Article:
Friday, November 21, 2014

Notes Toward a Somewhat Crazy Quilt

If you have a lot of storage space and a "waste not, want not" mentality, you can start to run into trouble after a couple of decades of quilting.  Every project generates perfectly useable scraps, and you try to keep them organized, and eventually you have enough little postage-stamp sized pieces of fabric to completely cover the state of Idaho.

I've long imagined that I would sit down with the scrap someday and just start sewing some of it together.  And now I have.


When I first sat down, I didn't know if I was going to try to arrange patterns by value, or color, or what.


Eventually, I realized I was just going to start sewing stuff together at random.


 Some of these fabrics have been on my hands since the first few weeks I took up the craft, in 1994.


I didn't have a real plan for what I was doing, but fortunately we had a big staff meeting at work.  These are often good creative catalysts.  At this one, I realized that I was going to cut the rough blocks I was making into 10" squares, and put them into a frame of 2 1/2" white strips.  They suddenly look a lot tidier when squared up.


Some people have asked whether this is a "crazy quilt."  It's not, exactly.


A proper crazy quilt would have lots of fancy top stitching to hold the piecing together.  Although there's a small amount of applique in this one, and occasional places where I play some tricks with the piecing, there isn't and won't be anything you could call fancy top stitching.  That's not my thing.


I think a proper crazy quilt would be "crazy" all the way through, too, not framed in blocks.


I'll let you know when it's finished, which should be sometime between Christmas and the 2020s.

Incidentally: the depressing thing?  I've made more than fifty of these blocks, and the impact on my collection of fabric scraps has been undetectable.

Thursday, November 20, 2014

The Infinite Art Tournament, First Elimination Round #32/64


With this pair of matches, the so-called Infinite Art Tournament is halfway through the First Round Elimination brackets.



Faceoff #1: Cole v. Lam

Thomas Cole
1801 - 1848
American

Tied with John Constable in his initial Round 1 outing, in September 2012.
Lost to beachcomber Andres Amador in a second try at Round 1.



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Wilfredo Lam
1902 - 1982
Cuban; worked in France

Lost to Frantisek Kupka in Round 1.






Faceoff #2: Lancret v. Lanyon

Nicolas Lancret
1690 - 1743
French

Lost to the beasts of Sir Edwin Landseer in Round 1.



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Peter Lanyon
1918 - 1964
British

Pounded by Georges de La Tour in Round 1.





Vote for the two artists of your choice! Votes generally go in the comments, but have been known to arrive by email, by postcard, or in a sealed envelope.

Please note that you may vote only once in each face-off.  Opining that both of the artists in one of the two face-offs is superior to the other is fine, but casting your votes for two artists in the same face-off is not permissible.

Tuesday, November 18, 2014

Infinite Art Tournament, Left Bracket Round Three TIEBREAKER: Arcimboldo v. Brown!

Here's the second half of the tiebreaker we started last Thursday.  Arcimboldo and Brown both won their first two matches, lost their third, and tied their fourth.  One of them is on the verge of a final loss; the other will return in a few months to face the winner of Jan Bruegel vs. Arthur Boyd.  It's gonna be great!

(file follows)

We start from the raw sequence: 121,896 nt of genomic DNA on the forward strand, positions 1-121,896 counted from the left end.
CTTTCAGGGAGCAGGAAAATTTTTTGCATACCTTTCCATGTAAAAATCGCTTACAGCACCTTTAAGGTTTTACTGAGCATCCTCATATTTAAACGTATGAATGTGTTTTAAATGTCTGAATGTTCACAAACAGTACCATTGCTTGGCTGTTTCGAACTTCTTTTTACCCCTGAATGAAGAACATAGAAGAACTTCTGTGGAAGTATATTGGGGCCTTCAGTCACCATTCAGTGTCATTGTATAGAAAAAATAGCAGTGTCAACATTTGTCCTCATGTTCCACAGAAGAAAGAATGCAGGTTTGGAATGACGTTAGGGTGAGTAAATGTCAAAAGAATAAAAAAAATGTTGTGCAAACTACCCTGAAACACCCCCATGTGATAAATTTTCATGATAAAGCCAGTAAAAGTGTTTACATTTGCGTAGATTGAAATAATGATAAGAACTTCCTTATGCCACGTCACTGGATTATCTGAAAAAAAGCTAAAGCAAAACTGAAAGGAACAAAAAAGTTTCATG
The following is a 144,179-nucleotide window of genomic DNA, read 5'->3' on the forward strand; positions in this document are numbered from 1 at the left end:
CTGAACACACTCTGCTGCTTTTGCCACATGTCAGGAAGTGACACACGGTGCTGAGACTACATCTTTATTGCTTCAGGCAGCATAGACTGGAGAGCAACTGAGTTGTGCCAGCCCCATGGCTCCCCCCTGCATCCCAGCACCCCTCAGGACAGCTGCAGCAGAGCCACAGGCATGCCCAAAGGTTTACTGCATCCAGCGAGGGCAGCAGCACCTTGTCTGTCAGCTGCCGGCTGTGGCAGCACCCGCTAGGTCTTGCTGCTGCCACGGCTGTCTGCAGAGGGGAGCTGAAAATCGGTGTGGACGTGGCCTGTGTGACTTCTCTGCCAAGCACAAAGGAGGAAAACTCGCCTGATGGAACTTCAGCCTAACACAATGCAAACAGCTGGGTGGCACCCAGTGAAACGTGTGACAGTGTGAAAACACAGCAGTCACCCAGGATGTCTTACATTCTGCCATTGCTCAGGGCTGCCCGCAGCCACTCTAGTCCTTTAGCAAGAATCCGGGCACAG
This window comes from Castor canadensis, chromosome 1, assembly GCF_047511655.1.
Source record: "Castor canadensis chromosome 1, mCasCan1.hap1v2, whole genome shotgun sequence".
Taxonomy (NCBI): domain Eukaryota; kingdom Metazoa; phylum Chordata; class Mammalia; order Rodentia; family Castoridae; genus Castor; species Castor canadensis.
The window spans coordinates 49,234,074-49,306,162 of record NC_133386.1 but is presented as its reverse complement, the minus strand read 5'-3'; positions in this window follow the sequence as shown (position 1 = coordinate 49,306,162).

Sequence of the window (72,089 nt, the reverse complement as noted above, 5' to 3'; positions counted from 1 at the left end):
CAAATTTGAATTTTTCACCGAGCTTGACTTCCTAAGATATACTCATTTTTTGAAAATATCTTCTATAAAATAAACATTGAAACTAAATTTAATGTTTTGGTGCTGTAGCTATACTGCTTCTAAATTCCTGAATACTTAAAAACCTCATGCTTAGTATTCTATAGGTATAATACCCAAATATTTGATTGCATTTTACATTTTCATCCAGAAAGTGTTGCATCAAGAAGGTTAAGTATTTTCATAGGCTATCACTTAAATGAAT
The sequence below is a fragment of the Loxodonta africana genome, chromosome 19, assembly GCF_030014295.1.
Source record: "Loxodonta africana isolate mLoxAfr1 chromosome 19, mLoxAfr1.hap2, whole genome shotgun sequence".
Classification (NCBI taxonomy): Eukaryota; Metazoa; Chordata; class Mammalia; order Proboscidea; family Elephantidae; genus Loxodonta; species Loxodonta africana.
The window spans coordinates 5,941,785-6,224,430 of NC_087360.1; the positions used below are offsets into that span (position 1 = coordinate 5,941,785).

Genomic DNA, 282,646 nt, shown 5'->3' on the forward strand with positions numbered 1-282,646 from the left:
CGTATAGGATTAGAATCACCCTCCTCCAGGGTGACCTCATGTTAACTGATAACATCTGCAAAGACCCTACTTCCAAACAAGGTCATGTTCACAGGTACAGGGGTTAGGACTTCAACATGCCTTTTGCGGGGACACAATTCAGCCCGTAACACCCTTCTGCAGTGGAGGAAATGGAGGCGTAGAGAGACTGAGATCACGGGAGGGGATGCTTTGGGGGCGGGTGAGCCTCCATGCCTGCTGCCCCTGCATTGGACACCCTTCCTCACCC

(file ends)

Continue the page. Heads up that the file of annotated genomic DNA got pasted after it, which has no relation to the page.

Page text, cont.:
Giuseppe Arcimboldo
1527-1593
Italian








Ford Madox Brown
1821 - 1893
English
  • Defeated Marcel Broodthaers in a Round 1 contest that went down to the last vote. YOUR VOTE COUNTS!!!
  • Defeated Agnolo Bronzino in a Round 2 contest that also went down to the last vote. YOUR VOTE COUNTS!!!
  • Crushed by Pieter Bruegel in Round 3.
  • Tied with George Bellows in the Left Bracket Third Round. YOUR VOTE COUNTS!!!






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Vote for the artist of your choice in the comments, or any other way that works for you. Commentary and links to additional work are welcome. Polls open for at least one month past posting.

Monday, November 17, 2014

Saint of the Month: Saint Hugh of Lincoln


St. Hugh and his swan buddy at St. Hugh of Lincoln Church in
Huntington Station, on Long Island.

St. Patrick

AKA: Hugh of Avalon; Hugh of Burgandy
Not to be confused with: Little Saint Hugh of Lincoln, the subject of a ghastly legend that you might have read in The Canterbury Tales.
Feast Day: November 17.

Really Existed? Yes.
Timeframe: 1135ish-1200.
Place: England.

Credentials: Canonized in 1220 by Pope Honorius III.
Martyrdom: None.

Patron Saint of: the sick, swans.
Symbolism: "St. Hugh's emblem is a white swan, in reference to the beautiful story of the swan of Stowe which contracted a deep and lasting friendship for the saint, even guarding him while he slept."


Like St. Theodore of Tarsus, whom we met a few months back, St. Hugh of Lincoln made his name as an able administrator and courageous leader of the English church. His miracles, at least in the mainstream historical record, are less of the raising-the-dead, healing-the-lame variety then the administrative it-will-be-a-freaking-miracle-if-he-can-make-this-plan-work kind. And as we know, for as much as there is to be said for the miracle cure, having a guy around who can actually make things happen is priceless.

So in 1170, if you recall your English history, King Henry II shot his mouth off about how annoying his old pal Thomas Becket had become, now that he was Archbishop of Canterbury.  Four of his cronies rightly or wrongly thought this was a demand for immediate action, and a few hours later death came for the Archbishop.  Both the powerful interests of the church and general public opinion was mortified by the assassination, and Henry would spend the rest of his life eating crow.